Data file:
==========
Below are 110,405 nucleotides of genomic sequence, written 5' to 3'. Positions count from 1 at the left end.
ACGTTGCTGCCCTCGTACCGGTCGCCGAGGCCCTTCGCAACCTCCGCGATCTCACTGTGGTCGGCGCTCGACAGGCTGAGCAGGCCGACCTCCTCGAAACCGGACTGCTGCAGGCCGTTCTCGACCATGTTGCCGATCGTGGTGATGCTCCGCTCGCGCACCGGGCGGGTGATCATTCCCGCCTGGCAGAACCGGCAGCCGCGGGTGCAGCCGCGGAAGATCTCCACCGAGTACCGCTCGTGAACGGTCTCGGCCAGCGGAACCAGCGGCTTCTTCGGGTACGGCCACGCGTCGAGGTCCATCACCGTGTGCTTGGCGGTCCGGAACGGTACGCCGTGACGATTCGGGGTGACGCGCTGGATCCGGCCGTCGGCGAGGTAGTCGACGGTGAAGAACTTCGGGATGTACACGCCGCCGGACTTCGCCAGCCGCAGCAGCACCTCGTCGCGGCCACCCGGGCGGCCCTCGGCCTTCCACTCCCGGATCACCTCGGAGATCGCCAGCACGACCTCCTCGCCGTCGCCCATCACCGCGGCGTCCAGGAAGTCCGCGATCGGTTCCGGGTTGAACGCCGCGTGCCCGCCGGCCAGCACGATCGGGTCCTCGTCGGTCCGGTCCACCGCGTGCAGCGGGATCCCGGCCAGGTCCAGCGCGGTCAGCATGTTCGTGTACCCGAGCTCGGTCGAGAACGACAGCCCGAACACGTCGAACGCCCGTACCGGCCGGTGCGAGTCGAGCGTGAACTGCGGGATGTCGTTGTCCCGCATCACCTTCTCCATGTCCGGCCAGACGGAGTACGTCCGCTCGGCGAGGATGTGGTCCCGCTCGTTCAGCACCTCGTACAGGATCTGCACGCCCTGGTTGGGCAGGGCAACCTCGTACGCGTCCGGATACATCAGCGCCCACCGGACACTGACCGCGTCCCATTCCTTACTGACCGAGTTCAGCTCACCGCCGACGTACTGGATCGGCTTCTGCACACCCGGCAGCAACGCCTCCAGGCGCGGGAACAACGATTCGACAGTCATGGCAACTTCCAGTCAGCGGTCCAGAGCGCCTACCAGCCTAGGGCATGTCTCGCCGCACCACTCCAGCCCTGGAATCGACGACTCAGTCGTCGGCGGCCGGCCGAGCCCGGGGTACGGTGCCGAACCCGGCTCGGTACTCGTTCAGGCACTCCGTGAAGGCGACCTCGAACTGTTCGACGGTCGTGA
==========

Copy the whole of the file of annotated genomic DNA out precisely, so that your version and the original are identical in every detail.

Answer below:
Below are 110,405 nucleotides of genomic sequence, written 5' to 3'. Positions count from 1 at the left end.
ACGTTGCTGCCCTCGTACCGGTCGCCGAGGCCCTTCGCAACCTCCGCGATCTCACTGTGGTCGGCGCTCGACAGGCTGAGCAGGCCGACCTCCTCGAAACCGGACTGCTGCAGGCCGTTCTCGACCATGTTGCCGATCGTGGTGATGCTCCGCTCGCGCACCGGGCGGGTGATCATTCCCGCCTGGCAGAACCGGCAGCCGCGGGTGCAGCCGCGGAAGATCTCCACCGAGTACCGCTCGTGAACGGTCTCGGCCAGCGGAACCAGCGGCTTCTTCGGGTACGGCCACGCGTCGAGGTCCATCACCGTGTGCTTGGCGGTCCGGAACGGTACGCCGTGACGATTCGGGGTGACGCGCTGGATCCGGCCGTCGGCGAGGTAGTCGACGGTGAAGAACTTCGGGATGTACACGCCGCCGGACTTCGCCAGCCGCAGCAGCACCTCGTCGCGGCCACCCGGGCGGCCCTCGGCCTTCCACTCCCGGATCACCTCGGAGATCGCCAGCACGACCTCCTCGCCGTCGCCCATCACCGCGGCGTCCAGGAAGTCCGCGATCGGTTCCGGGTTGAACGCCGCGTGCCCGCCGGCCAGCACGATCGGGTCCTCGTCGGTCCGGTCCACCGCGTGCAGCGGGATCCCGGCCAGGTCCAGCGCGGTCAGCATGTTCGTGTACCCGAGCTCGGTCGAGAACGACAGCCCGAACACGTCGAACGCCCGTACCGGCCGGTGCGAGTCGAGCGTGAACTGCGGGATGTCGTTGTCCCGCATCACCTTCTCCATGTCCGGCCAGACGGAGTACGTCCGCTCGGCGAGGATGTGGTCCCGCTCGTTCAGCACCTCGTACAGGATCTGCACGCCCTGGTTGGGCAGGGCAACCTCGTACGCGTCCGGATACATCAGCGCCCACCGGACACTGACCGCGTCCCATTCCTTACTGACCGAGTTCAGCTCACCGCCGACGTACTGGATCGGCTTCTGCACACCCGGCAGCAACGCCTCCAGGCGCGGGAACAACGATTCGACAGTCATGGCAACTTCCAGTCAGCGGTCCAGAGCGCCTACCAGCCTAGGGCATGTCTCGCCGCACCACTCCAGCCCTGGAATCGACGACTCAGTCGTCGGCGGCCGGCCGAGCCCGGGGTACGGTGCCGAACCCGGCTCGGTACTCGTTCAGGCACTCCGTGAAGGCGACCTCGAACTGTTCGACGGTCGTGA